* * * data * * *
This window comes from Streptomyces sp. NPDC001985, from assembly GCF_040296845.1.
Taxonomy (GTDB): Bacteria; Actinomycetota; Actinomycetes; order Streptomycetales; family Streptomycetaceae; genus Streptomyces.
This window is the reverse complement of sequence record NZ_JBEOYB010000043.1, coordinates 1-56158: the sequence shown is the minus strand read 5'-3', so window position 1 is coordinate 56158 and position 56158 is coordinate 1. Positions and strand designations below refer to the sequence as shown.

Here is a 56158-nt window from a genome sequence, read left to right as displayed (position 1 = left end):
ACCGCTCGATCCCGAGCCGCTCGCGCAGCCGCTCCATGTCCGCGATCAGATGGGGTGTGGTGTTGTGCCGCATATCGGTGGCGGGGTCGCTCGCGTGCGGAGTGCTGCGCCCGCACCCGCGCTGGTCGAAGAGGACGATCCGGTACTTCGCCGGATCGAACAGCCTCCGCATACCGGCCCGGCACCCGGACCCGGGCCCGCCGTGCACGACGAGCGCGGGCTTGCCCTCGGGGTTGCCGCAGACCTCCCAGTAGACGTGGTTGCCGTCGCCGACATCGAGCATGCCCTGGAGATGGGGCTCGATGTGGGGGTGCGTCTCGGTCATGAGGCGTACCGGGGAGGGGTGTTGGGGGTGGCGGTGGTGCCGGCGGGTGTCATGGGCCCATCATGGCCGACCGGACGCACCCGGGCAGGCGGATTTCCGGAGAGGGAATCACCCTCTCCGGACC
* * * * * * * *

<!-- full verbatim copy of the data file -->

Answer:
This window comes from Streptomyces sp. NPDC001985, from assembly GCF_040296845.1.
Taxonomy (GTDB): Bacteria; Actinomycetota; Actinomycetes; order Streptomycetales; family Streptomycetaceae; genus Streptomyces.
This window is the reverse complement of sequence record NZ_JBEOYB010000043.1, coordinates 1-56158: the sequence shown is the minus strand read 5'-3', so window position 1 is coordinate 56158 and position 56158 is coordinate 1. Positions and strand designations below refer to the sequence as shown.

Here is a 56158-nt window from a genome sequence, read left to right as displayed (position 1 = left end):
ACCGCTCGATCCCGAGCCGCTCGCGCAGCCGCTCCATGTCCGCGATCAGATGGGGTGTGGTGTTGTGCCGCATATCGGTGGCGGGGTCGCTCGCGTGCGGAGTGCTGCGCCCGCACCCGCGCTGGTCGAAGAGGACGATCCGGTACTTCGCCGGATCGAACAGCCTCCGCATACCGGCCCGGCACCCGGACCCGGGCCCGCCGTGCACGACGAGCGCGGGCTTGCCCTCGGGGTTGCCGCAGACCTCCCAGTAGACGTGGTTGCCGTCGCCGACATCGAGCATGCCCTGGAGATGGGGCTCGATGTGGGGGTGCGTCTCGGTCATGAGGCGTACCGGGGAGGGGTGTTGGGGGTGGCGGTGGTGCCGGCGGGTGTCATGGGCCCATCATGGCCGACCGGACGCACCCGGGCAGGCGGATTTCCGGAGAGGGAATCACCCTCTCCGGACC